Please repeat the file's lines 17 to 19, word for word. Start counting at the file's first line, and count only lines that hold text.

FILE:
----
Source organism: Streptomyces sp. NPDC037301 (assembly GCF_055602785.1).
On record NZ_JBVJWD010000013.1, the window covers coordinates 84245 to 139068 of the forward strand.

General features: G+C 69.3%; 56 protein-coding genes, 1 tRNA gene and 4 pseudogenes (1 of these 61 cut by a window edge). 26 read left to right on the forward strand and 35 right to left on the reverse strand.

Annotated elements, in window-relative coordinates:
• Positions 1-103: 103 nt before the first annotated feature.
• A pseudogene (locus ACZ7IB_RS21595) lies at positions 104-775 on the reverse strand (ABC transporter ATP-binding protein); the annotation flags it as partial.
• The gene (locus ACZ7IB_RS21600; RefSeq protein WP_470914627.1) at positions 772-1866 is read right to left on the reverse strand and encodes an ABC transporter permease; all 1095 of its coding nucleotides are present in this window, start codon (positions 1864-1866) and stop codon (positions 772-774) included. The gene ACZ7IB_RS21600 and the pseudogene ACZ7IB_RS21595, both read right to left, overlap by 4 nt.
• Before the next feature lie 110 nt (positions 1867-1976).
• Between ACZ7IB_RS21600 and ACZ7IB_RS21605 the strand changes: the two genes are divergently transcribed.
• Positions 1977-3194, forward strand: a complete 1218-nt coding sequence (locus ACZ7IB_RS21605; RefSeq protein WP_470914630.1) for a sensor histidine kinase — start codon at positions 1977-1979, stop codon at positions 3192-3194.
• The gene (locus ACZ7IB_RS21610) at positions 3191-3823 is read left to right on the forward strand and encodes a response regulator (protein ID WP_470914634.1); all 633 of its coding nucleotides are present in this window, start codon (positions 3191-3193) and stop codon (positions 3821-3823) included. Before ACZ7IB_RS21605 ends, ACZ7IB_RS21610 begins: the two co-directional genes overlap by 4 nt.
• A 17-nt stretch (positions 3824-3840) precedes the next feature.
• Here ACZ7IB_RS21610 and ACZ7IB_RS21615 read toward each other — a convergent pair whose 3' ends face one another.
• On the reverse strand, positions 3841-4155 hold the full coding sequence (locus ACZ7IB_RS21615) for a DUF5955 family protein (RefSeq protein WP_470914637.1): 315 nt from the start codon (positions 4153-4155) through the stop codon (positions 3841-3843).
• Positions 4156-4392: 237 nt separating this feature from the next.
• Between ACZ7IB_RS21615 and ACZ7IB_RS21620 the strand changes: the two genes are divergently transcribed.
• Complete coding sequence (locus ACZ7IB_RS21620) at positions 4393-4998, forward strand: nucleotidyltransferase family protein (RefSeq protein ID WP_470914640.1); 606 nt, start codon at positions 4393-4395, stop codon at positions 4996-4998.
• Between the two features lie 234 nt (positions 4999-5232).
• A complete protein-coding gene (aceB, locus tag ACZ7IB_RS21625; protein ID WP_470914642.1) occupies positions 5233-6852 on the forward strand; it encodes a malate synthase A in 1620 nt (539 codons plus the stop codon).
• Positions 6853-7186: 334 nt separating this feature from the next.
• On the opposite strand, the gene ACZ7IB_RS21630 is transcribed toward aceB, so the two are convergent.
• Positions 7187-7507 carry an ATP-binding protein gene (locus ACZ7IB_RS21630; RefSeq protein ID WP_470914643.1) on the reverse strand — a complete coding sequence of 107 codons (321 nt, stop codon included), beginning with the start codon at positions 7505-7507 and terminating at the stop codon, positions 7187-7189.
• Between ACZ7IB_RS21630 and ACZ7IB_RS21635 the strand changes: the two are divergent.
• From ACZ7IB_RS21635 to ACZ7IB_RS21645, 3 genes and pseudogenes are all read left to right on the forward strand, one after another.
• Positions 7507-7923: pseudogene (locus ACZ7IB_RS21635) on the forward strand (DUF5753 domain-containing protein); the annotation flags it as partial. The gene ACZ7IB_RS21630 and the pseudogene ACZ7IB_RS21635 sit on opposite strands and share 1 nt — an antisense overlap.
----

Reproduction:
• Complete coding sequence (locus ACZ7IB_RS21620) at positions 4393-4998, forward strand: nucleotidyltransferase family protein (RefSeq protein ID WP_470914640.1); 606 nt, start codon at positions 4393-4395, stop codon at positions 4996-4998.
• Between the two features lie 234 nt (positions 4999-5232).
• A complete protein-coding gene (aceB, locus tag ACZ7IB_RS21625; protein ID WP_470914642.1) occupies positions 5233-6852 on the forward strand; it encodes a malate synthase A in 1620 nt (539 codons plus the stop codon).